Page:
The Wife of Lot
I want to charge into the new,
to feel the breeze on my face
and not look back,
but my legs, like pillars of salt,
hold me to the evil.
I am planted to it,
like reverse roots;
Sodom drains my life-blood away,
and though my children are ahead of me
and I know I’ve saved them
by coming this far,
I feel tied up by the ankles,
unable to let go, I am stiffening.
I taste salt, like rising bile,
in the back of my throat.
Why would I return
to the men who would plunder my guests
and rape my daughters?
Why would I listen to their voices
calling me back, promising comfort,
saying, This is your home?
My eyes scan ahead, into the unknown
and I am terrified by what I do not know.
At least the pain and abuse is familiar territory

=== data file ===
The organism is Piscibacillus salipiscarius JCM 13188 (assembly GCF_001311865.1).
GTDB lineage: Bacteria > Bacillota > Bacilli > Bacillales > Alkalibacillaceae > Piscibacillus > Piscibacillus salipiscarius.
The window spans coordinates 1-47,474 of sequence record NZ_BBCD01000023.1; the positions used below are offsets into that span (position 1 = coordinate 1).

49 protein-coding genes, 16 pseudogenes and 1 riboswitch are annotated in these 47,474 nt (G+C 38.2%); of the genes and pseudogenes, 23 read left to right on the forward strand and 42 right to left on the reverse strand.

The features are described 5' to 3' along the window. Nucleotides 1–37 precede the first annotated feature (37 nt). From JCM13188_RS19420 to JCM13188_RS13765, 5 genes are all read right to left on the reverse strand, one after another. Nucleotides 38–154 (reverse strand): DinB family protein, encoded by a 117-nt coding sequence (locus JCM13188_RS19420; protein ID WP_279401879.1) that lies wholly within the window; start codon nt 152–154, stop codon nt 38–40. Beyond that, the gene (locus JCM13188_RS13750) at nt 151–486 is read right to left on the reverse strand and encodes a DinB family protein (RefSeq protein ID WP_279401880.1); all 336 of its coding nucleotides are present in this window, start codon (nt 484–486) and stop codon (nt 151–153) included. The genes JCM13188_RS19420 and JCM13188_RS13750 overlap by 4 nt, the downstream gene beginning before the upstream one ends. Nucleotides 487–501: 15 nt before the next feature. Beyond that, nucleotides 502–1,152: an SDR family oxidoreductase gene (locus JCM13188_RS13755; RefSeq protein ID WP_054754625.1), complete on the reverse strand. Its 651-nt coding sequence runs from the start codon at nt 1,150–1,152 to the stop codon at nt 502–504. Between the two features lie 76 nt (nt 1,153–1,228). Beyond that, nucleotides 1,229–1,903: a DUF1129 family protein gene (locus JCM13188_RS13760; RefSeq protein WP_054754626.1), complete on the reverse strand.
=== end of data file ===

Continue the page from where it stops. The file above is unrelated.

and I know how to be in it.
This new life will require a me
that I don’t know if I have anymore.
I look into my daughter’s faces and I see
that they have it still–
a fire I somehow passed on
though it lay dormant in me. They will survive,
I know, and of this, I am proud.
But the pride in me is small
and sour and hunched over
and the monsters of my past are calling
me back, back to my smallness
and smallness is easier than growing.
I am too old, too tired to grow.
Oh that I might die in my grief,
rather than return to my torment!
Might God have mercy on my weak soul?
Tears stream down my wrinkled face.
I lick them from my lips.
They taste of salt.
I cannot go on.
I will not go back.
I will not die.
God, forgive me!
I will become a monument,
one solitary life-sized tear
for every daughter who did not
or could not
or would not